A straightforward approach toward augmenting the anterior pelvic tilt in experienced female athletes.
A common theme amongst intermediate female weightlifters and strength athletes, is the anterior pelvic tilt. Albeit aesthetically beneficial, it can be problematic in regards to athletic performance and overall spinal health. Position and alignment is key in order to allow adequate, balanced inter and intramuscular coordination. The immediate benefit is a neutral spine position, and decreased compressive forces of the lumbar vertebrae, a significant cause of discomfort and pain in any athlete. Another benefit to reduced compressive forces and overactive core musculature, is a greater overall force production through the primary movers of the hips….aka the glutes, which in turn….gives you the bigger butt you wanted in the first place. So ….why is my pelvis in rebellion? It’s the chicken or the egg theory, is it my weak glutes and hamstrings that lead to a dominant anterior chain( quads,hip flexors, psoas,) or is it my tight anterior chain that lead to my underactive posterior chain( glutes, hamstrings, erectors)? Rather than waste anytime deciding who to blame, blame both and fix both.
Take pictures and video, during gait assessment and squat mechanics, determine range of motion during hip flexion and hip extension, prone hamstring curl and lying knee extension. Then simply base degree of restriction during a battery of squats, deadlifts, leg lifts, glute bridges and abdominal movements. A simple visible gap between the hips and the floor during prone lying positions, and a pronounced visible gap between the lumbar and the floor during supine lying positions, makes an early case for dysfunction. Then perform a standing pelvic tilt to determine degree of flexion in the lower back so you have a baseline to build off of, after each corrective movement.
Standard Mobility and Strengthening
The obvious concern as stated before, is a limited anterior ROM, and an augmented posterior chain recruitment. Simplest starting point would be to promote increase of ROM in the front of the body via foam rolling and actively releasing the following muscle groups, (quadriceps, adductors, abductors, and psoas complex). Follow these releases by performing associated stretches that compliments each myofascial manipulation, ( stock image of foam rolling quadricep, ball release on psoas, foam roller on inner/outer thigh) ( stock image of equivalent stretch that compliments adjoining release). You may feel or experience more discomfort during certain areas than others, yet they are all valuable and contributing members of the dysfunction, spend ample time initially to insure mobility first. Then re-film the gait and squat mechanics, prone hamstring curl and abdominal movements to test efficacy. If improved, then follow up to strengthening, or repeat process once more to see additional changes. The flipside of the coin is to determine what areas of the posterior chain have been potentially weakened by the altered pelvic position. Primarily the most common muscle that requires the earliest attention is the gluteals, followed by the transverse abdominals. So a hefty combination of direct glute work and isometric abdominal exercises, can create a challenge to any level of athlete. Then always reassess the gait and squat mechanics to reiterate which muscle groups are engaged and which are not. This may be a bigger can of worms than expected, but also testing the hamstring flexibility in order to see how it affects the glute function. Then assess abdominal endurance to see if the stomach is allowing these habits based on sheer fatigue. No single answer is designed to answer the pelvic question, a laundry list of factors can predetermine these positional weak points. A general guideline is to mobilize the front, activate the backside, reinforce the brace of the abdominal wall, and build overall endurance on movements such as hip extension, hip flexion, and isometric ab work. So a standard protocol would appear as so;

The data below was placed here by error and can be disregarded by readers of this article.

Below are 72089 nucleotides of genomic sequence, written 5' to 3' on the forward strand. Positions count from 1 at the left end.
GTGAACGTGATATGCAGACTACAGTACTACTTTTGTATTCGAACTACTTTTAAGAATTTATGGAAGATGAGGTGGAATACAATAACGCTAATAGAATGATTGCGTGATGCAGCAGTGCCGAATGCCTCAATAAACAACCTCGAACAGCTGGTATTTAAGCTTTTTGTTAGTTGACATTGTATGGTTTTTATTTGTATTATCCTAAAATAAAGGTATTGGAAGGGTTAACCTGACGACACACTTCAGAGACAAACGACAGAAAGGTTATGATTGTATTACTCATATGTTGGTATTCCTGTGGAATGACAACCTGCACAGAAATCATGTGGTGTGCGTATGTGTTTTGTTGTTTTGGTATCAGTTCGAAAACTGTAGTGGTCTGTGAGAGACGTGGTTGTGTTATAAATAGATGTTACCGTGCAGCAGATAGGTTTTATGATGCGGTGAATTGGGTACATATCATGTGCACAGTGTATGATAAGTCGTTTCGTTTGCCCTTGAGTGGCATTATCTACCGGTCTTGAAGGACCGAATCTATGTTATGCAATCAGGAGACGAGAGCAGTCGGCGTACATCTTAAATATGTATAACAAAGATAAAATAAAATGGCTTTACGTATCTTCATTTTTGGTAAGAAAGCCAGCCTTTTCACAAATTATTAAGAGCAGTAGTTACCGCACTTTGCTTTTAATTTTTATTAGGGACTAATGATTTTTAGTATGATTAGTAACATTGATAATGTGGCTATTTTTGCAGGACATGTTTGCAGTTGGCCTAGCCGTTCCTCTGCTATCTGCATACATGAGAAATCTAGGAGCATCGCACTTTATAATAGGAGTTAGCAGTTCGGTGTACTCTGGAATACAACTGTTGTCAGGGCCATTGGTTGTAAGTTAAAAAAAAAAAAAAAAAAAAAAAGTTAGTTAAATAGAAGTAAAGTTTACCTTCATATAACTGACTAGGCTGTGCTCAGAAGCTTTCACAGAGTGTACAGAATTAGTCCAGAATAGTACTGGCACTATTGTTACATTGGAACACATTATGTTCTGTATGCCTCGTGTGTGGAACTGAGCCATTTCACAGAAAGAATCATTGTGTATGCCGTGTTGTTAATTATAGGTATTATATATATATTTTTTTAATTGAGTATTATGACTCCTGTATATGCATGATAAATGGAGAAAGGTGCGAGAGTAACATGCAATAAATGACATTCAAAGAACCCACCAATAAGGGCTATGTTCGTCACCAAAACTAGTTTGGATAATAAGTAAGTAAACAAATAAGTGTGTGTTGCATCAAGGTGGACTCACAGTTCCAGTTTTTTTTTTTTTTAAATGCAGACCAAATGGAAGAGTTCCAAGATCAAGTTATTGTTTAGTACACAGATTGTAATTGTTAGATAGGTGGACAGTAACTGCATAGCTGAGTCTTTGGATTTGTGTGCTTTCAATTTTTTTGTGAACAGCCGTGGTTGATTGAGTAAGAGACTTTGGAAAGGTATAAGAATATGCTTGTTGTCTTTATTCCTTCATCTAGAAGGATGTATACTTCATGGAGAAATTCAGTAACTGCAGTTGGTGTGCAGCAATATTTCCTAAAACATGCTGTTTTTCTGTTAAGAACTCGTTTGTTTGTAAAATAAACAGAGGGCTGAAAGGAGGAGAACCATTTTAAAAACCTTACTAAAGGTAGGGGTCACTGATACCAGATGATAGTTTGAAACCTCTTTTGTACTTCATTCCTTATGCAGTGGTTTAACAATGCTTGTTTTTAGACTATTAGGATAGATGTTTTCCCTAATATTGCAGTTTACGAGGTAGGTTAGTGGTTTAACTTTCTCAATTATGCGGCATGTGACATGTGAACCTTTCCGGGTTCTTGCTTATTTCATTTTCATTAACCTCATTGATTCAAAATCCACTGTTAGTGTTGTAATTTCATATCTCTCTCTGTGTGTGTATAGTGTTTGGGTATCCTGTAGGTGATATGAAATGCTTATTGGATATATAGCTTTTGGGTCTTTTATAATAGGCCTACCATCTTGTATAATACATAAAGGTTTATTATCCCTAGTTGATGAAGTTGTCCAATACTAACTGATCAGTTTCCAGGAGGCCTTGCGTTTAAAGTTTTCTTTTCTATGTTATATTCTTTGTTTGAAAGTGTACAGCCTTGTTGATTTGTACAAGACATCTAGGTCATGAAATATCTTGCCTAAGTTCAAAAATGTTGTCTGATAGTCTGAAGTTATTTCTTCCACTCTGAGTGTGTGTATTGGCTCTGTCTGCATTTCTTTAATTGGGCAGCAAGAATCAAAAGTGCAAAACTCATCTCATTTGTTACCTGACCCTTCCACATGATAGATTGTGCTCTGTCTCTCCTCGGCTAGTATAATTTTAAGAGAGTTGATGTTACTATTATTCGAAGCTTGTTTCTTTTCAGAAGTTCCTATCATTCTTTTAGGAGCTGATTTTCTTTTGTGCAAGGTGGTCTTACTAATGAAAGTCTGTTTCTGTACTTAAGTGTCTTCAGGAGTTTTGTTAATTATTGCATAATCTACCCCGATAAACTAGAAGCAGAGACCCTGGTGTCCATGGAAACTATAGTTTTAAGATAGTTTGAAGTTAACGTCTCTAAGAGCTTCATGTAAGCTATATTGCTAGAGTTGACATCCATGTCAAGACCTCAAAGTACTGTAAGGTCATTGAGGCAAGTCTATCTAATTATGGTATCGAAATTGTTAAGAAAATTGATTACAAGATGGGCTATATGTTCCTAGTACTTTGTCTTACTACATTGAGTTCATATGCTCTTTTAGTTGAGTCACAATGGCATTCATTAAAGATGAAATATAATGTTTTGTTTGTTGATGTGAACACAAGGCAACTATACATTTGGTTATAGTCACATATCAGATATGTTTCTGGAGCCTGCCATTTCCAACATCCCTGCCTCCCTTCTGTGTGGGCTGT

- Gait assessment
- Squat mechanics
- Prone and supine visible assessment
- Active release and myofascial release on quadriceps, psoas, adductor/abductor
- Stretch anterior chain( hip flexor, upper quadriceps, psoas)
- Activate posterior chain( glutes, hamstrings,erectors)
- Test endurance on isometric contractions for glutes and abdominals
Then repeat process, measure ROM, and general postural assessment, take post video and pictures. Encourage mindfulness of position and hip mechanics. And report back with score sheets using pain relief, performance enhancement, flexibility, and strength gain as the metrics for success.